The facts are these: Aeryn Gillern flew back to Cortland, New York for ten days in September 2007. He then flew to Vienna, which he'd made his new home; his mother, Kathy, planned to follow shortly thereafter for an extended visit. They spoke on the phone for the last time on October 27. Four days later, his employers called Kathy to tell her that Aeryn hadn't shown up for work for the last two days. No one ever saw him again.
Gretchen and John Morning's Gone: The Disappearance of Aeryn Gillern (the subtitle was added after its festival run, presumably to separate the film from the unfortunate Amanda Seyfried vehicle) tells the story of how Kathy Gillern went to Vienna to try to find out what happened to her son, and what she encountered there. It is not a comprehensive documentary, not in any traditional sense; the filmmakers do not do much of their own investigating, and do not seek out multiple sources. There is, in fact, only one interview subject: Kathy, a retired cop who is absolutely wrecked by her son's disappearance, and confounded by the local authorities' apathy towards the investigation. It is not a muckraking piece of journalism; it is her story. That is enough.
The picture's methodology is disarmingly simple; the Mornings interview Kathy, in front of a black background, as she recalls the events of her visits, the places she went and people she met in an attempt not only to reconstruct her son's disappearance, but to determine that the ever-shifting "official version" of what happened to Aeryn was quite simply impossible. As she describes her journey, the filmmakers intercut her own home video from her visits, the policewoman relentlessly documenting her investigation.
She takes on that job fairly early, once she realizes that the local cops are inefficient, and--later--combative and downright hostile. Aeryn was openly gay--even a competitor in the Mr. Gay Austria contest two years running. The police claim that Aeryn was deeply unhappy (as all gay men are, y'know) and committed "spontaneous suicide." There is nothing to support this thesis. "He is just a gay man," Kathy shrugs, "and he's not an Austrian, and they just don't care."
She is a good storyteller. Her frustration, her rage, her heartbreak are clearly and intensely conveyed--her eyes burn when she recalls how she was treated by the police, her voice breaks when she talks about her visit to the last place that he was seen alive. The film's emotional high point is a vivid and heart-wrenching description of the day she spent packing up his apartment, where "he'd made a home"; "that's what hurt the most," she explains, between the tears, "because that's all I had left of him."
It's easy to play up the emotion of the story, to make it sound like more of a sobfest than it is--but Kathy is tough, and dedicated, and unswayable. She's determined, and she's certainly not going to give up on account of a police department that is clearly corrupt or incompetent (or, more likely, both). The Mornings piece the picture together skillfully, using the repetition of visuals and locations, along with the mood of the ambient music and sound design, to craft a film that is hypnotic and riveting--the cinematic equivalent to a page-turner, in which the only real regret (on and off screen) is the loose ending.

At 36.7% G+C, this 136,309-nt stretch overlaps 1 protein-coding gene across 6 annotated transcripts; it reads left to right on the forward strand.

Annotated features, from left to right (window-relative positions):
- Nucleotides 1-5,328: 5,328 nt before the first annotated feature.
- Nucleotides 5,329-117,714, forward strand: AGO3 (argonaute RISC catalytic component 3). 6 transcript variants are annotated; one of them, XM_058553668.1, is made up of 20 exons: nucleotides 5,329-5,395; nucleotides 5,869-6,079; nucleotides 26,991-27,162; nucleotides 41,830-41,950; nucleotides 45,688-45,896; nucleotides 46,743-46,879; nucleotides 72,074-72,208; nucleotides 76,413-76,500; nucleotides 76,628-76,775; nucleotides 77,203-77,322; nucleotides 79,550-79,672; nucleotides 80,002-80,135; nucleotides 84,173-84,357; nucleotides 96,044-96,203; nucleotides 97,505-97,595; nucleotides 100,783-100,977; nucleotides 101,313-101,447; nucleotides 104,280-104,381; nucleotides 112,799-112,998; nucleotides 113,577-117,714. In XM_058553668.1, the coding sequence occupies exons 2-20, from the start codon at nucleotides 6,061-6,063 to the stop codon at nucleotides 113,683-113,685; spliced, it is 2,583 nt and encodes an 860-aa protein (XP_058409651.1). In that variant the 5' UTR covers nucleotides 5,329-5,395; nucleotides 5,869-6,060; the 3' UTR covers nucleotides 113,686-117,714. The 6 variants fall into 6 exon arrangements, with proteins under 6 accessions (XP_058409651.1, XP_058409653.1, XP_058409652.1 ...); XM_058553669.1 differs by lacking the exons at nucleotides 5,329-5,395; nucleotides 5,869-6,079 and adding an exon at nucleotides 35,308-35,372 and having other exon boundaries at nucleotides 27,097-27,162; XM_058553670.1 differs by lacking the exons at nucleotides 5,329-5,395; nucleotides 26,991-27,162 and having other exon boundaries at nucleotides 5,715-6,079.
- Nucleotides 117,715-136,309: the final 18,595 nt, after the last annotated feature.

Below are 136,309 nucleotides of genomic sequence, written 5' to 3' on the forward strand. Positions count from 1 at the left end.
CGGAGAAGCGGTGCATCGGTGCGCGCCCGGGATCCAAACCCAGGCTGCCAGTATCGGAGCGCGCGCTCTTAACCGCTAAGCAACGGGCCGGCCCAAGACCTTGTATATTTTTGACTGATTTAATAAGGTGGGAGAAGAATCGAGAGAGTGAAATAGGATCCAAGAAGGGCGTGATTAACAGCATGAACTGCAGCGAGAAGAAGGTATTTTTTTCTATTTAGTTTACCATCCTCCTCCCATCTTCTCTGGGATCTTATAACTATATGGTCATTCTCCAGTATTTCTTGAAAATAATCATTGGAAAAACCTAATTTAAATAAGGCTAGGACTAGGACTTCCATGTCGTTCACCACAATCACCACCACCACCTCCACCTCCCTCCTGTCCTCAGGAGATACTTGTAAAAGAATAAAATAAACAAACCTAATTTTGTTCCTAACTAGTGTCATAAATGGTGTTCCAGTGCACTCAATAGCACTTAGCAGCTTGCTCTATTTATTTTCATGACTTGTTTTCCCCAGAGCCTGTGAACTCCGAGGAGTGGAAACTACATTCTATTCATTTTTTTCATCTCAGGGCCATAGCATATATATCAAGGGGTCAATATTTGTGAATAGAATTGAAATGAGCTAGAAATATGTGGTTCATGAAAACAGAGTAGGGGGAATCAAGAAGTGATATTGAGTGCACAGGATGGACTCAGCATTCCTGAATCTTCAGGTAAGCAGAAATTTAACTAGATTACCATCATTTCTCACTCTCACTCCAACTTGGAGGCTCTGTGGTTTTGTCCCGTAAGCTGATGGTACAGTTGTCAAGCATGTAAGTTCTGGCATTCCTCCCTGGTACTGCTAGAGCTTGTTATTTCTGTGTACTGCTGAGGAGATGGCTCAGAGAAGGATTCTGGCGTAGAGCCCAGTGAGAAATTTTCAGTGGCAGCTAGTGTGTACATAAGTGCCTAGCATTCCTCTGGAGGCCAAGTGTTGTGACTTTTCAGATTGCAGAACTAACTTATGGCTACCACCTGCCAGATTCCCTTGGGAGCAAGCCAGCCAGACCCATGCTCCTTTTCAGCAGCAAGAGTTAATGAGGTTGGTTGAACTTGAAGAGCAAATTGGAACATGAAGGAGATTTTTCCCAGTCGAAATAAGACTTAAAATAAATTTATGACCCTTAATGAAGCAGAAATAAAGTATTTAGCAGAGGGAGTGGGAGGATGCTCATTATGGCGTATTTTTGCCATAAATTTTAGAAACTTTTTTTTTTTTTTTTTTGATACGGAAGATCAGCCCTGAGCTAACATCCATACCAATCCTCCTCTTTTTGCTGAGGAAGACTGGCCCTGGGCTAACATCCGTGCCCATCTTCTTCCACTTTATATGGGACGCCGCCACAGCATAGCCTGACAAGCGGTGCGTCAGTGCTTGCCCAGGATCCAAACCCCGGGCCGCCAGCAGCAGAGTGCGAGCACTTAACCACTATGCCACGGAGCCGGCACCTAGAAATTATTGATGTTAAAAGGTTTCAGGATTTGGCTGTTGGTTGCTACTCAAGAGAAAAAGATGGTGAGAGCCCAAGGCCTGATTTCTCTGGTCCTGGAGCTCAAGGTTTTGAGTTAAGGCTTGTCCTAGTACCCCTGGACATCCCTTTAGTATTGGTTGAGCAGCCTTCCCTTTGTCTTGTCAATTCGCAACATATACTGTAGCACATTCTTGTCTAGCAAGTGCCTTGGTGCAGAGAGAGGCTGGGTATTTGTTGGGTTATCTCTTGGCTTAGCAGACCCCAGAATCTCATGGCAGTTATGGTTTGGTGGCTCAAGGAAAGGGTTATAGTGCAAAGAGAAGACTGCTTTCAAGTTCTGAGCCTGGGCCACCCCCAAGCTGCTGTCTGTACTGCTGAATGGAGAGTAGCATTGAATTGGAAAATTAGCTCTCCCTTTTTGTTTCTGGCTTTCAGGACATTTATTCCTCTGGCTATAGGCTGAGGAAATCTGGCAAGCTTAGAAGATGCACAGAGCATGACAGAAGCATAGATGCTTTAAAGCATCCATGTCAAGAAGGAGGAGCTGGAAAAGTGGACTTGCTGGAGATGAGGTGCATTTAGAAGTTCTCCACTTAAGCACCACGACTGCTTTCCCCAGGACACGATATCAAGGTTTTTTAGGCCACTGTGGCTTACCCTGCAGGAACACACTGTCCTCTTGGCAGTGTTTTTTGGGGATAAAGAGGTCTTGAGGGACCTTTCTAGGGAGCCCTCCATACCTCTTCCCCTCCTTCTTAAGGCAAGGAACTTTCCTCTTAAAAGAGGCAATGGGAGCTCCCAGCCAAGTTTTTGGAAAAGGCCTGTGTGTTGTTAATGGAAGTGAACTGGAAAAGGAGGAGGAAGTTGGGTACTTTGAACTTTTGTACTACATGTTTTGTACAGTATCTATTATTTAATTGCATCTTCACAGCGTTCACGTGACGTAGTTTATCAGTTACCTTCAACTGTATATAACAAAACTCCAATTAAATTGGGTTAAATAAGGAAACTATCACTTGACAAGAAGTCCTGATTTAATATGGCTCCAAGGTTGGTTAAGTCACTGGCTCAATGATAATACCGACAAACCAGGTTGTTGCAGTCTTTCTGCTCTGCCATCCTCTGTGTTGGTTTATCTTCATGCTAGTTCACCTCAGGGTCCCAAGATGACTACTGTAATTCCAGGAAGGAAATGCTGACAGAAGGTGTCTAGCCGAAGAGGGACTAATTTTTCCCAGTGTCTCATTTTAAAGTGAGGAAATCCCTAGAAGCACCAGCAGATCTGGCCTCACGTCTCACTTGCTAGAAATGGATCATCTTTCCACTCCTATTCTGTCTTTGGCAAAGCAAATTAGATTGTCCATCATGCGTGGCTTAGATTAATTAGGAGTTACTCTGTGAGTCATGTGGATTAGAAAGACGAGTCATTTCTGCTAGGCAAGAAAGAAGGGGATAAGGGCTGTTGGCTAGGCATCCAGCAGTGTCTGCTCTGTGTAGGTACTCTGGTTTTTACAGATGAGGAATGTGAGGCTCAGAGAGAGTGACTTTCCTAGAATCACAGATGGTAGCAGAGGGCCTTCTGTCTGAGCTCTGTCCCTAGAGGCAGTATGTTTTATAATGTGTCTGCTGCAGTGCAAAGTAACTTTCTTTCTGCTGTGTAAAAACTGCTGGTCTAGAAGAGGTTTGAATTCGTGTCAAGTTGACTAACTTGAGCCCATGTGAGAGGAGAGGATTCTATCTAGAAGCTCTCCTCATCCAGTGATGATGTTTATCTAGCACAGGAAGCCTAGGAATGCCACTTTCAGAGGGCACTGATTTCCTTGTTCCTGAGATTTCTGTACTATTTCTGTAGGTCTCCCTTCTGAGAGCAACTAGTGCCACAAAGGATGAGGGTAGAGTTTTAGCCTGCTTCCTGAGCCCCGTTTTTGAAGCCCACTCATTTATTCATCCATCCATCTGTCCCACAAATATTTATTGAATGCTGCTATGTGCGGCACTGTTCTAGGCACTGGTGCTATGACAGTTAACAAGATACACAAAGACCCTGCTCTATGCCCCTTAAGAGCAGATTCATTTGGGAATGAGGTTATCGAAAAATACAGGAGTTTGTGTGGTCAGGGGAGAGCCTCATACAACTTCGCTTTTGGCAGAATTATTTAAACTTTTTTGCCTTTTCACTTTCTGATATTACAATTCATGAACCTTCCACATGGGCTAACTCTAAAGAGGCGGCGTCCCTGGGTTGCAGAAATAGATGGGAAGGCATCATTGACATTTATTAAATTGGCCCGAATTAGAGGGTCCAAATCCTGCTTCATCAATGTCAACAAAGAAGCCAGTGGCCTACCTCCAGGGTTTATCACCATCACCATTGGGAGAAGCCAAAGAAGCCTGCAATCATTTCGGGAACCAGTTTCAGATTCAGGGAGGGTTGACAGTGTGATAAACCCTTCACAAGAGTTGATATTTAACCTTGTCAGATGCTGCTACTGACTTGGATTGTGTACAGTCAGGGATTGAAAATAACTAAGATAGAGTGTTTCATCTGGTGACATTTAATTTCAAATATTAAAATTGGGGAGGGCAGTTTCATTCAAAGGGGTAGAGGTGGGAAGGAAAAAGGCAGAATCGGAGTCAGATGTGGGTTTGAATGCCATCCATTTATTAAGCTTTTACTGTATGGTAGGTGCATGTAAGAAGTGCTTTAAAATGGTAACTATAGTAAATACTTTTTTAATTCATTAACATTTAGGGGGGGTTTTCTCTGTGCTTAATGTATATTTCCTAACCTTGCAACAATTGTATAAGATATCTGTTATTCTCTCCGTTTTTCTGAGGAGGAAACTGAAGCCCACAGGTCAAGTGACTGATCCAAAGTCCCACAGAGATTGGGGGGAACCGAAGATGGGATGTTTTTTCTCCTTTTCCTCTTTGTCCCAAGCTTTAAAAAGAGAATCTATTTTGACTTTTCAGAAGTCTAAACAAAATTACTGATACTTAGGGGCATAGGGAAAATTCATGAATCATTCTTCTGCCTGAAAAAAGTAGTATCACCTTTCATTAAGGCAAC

Video and Audio:
The anamorphic widescreen image is mostly at the mercy of rather imperfect materials like Kathy and Aeryn's home movies; almost all of the new footage is a head shot of Kathy's extended, exhaustively detailed interview, which is serviceable if unexceptional (her movements are somewhat choppy-looking, and the image is a bit soft). The 2.0 stereo track is appropriately adequate--the main point of interest is her interview audio, which is clear throughout, while the score is present but unobtrusive.
"A Tour of Vienna" (34:58) is an unedited home movie (glimpsed in the film itself) that Aeryn shot himself to send home to his mother, showing her his apartment, his city and his life there. As with any home movie, it's a bit on the dry side, and the A/V is less than stellar. But it does provide a welcome opportunity to hear from and see the film's subject, as he wanted to be seen.
A Photo Gallery (5:49) of Aeryn, set to music, is also included, as is the original Theatrical Trailer (1:42) and trailers for other Breaking Glass releases.
The bulk of Gone, as mentioned, is Kathy's interviews and her video, with some establishing shots and POV re-enactments by the filmmakers. Towards the end, they use a video Aeryn shot himself, narrating a little tour of his apartment. It's a little startling, to finally hear his voice--by that point, he's almost become an abstract idea. But that's why Kathy kept going back to Vienna; he was never just an abstract, just a "missing person," just another unhappy gay man. He was a person. He was her son. She never stopped hearing that voice.
Jason lives with his wife Rebekah and their daughter Lucy in New York. He holds an MA in Cultural Reporting and Criticism from NYU. He is film editor for Flavorwire and is a contributor to Salon, the Atlantic, and several other publications. His first book, Pulp Fiction: The Complete History of Quentin Tarantino's Masterpiece, was released last fall by Voyageur Press. He blogs at Fourth Row Center and is yet another critic with a Twitter feed.